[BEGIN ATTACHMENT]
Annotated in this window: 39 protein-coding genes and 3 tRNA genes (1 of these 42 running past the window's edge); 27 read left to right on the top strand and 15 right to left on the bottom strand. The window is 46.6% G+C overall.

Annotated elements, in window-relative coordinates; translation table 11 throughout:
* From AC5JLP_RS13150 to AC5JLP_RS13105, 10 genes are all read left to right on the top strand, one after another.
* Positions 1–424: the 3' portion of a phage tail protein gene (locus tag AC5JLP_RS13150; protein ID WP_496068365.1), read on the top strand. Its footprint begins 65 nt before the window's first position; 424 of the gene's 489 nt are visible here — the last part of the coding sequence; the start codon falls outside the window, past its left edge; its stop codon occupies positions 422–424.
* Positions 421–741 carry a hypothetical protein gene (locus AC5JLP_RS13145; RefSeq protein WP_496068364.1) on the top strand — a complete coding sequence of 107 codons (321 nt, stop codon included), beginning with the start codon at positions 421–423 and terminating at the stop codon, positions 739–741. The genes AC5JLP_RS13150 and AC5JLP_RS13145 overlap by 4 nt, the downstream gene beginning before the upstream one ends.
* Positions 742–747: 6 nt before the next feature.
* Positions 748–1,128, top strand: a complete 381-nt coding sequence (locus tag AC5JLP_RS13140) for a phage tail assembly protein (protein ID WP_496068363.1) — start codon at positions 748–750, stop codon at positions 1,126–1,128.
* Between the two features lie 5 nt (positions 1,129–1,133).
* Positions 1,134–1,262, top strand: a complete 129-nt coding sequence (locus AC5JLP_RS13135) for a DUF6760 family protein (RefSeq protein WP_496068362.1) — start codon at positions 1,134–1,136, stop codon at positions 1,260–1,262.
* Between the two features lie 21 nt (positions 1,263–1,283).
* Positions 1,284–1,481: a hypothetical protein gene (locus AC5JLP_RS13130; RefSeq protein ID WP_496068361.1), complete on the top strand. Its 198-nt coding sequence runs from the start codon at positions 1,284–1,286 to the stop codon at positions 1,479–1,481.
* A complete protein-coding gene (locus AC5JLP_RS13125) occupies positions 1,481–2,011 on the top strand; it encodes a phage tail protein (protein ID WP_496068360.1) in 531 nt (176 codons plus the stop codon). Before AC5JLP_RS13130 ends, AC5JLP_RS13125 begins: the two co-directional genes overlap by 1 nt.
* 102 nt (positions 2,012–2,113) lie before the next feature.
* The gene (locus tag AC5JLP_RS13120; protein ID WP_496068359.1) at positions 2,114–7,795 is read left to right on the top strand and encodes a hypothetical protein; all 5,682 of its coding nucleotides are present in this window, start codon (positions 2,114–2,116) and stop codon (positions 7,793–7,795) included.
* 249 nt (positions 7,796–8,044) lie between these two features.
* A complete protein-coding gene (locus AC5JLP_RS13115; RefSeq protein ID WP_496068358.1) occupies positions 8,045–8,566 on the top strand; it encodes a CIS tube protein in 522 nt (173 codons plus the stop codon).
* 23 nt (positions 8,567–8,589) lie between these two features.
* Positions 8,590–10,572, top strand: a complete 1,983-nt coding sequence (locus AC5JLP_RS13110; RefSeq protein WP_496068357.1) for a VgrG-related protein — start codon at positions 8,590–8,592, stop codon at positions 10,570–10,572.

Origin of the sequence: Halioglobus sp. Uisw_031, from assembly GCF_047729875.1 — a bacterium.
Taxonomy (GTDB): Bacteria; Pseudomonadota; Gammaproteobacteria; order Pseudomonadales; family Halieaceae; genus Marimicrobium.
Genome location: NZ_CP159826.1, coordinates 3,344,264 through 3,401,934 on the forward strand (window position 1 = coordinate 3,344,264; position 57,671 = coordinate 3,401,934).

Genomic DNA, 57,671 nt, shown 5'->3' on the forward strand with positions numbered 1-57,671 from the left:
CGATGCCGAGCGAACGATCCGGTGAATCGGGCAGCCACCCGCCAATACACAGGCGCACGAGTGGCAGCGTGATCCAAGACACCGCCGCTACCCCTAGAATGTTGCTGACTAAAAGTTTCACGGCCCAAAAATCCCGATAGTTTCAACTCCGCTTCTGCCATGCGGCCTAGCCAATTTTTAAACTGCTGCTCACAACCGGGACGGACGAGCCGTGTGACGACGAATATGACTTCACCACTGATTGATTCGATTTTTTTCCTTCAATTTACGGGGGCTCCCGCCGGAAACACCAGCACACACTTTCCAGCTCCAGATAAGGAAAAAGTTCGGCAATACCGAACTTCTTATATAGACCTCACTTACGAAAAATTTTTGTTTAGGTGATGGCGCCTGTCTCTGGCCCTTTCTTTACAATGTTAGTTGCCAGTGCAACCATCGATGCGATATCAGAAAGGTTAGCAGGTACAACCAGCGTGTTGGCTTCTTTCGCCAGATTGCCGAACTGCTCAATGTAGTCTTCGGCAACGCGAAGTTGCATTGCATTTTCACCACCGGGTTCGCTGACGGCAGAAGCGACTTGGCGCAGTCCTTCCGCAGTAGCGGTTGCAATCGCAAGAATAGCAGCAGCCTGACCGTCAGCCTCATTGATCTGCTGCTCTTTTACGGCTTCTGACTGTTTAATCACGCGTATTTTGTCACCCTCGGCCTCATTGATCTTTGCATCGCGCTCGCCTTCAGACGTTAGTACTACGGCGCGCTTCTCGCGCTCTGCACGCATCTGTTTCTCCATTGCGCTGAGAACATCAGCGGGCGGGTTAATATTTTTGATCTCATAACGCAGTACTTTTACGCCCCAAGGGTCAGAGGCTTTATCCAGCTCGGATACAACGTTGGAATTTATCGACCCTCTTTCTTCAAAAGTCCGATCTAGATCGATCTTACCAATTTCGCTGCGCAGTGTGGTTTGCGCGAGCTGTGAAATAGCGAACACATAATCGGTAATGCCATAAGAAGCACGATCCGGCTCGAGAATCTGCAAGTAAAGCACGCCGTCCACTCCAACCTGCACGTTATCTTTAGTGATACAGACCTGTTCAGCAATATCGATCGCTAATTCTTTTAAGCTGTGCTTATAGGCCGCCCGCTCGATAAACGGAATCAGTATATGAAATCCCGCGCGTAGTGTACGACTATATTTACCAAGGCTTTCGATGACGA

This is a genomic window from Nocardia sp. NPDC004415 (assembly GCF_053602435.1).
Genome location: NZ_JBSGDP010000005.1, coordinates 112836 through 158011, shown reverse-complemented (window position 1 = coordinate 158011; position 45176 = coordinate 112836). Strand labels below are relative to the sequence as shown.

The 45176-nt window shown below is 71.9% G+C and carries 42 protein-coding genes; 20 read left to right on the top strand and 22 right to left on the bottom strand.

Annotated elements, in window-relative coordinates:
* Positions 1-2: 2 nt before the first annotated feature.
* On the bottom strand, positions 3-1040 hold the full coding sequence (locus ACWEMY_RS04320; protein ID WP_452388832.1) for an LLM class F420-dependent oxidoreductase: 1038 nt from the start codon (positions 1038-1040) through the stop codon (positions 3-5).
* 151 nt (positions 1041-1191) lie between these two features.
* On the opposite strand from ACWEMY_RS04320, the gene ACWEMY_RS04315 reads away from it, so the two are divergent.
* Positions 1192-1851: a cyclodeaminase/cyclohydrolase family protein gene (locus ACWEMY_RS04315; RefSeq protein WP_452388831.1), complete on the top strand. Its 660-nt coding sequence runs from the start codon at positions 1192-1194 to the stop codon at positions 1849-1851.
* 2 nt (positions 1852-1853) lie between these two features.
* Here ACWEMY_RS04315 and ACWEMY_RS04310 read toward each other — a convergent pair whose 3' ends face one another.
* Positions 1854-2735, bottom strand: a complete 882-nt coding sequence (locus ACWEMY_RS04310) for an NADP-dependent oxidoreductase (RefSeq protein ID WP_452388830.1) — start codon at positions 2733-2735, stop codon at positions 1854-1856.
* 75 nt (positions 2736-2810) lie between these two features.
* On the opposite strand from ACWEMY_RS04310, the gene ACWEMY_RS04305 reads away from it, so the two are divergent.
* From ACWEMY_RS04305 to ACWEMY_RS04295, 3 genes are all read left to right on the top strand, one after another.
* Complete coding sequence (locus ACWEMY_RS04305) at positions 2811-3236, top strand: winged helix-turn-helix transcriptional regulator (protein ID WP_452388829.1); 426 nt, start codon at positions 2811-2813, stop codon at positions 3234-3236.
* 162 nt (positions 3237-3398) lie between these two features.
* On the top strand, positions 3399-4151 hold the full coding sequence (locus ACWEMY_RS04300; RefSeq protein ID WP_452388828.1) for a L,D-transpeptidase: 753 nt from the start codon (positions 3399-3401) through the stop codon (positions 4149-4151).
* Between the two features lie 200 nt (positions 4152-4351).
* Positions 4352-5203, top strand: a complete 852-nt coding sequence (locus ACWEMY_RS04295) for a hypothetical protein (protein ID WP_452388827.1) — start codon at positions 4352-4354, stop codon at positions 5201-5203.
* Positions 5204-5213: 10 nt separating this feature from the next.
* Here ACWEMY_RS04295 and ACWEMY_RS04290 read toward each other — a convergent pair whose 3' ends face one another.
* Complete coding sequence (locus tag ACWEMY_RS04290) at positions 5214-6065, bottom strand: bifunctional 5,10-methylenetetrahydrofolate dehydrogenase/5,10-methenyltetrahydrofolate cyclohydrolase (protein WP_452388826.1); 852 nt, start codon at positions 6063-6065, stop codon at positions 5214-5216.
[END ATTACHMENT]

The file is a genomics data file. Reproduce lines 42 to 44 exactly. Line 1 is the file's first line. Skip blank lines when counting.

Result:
* Between the two features lie 200 nt (positions 4152-4351).
* Positions 4352-5203, top strand: a complete 852-nt coding sequence (locus ACWEMY_RS04295) for a hypothetical protein (protein ID WP_452388827.1) — start codon at positions 4352-4354, stop codon at positions 5201-5203.
* Positions 5204-5213: 10 nt separating this feature from the next.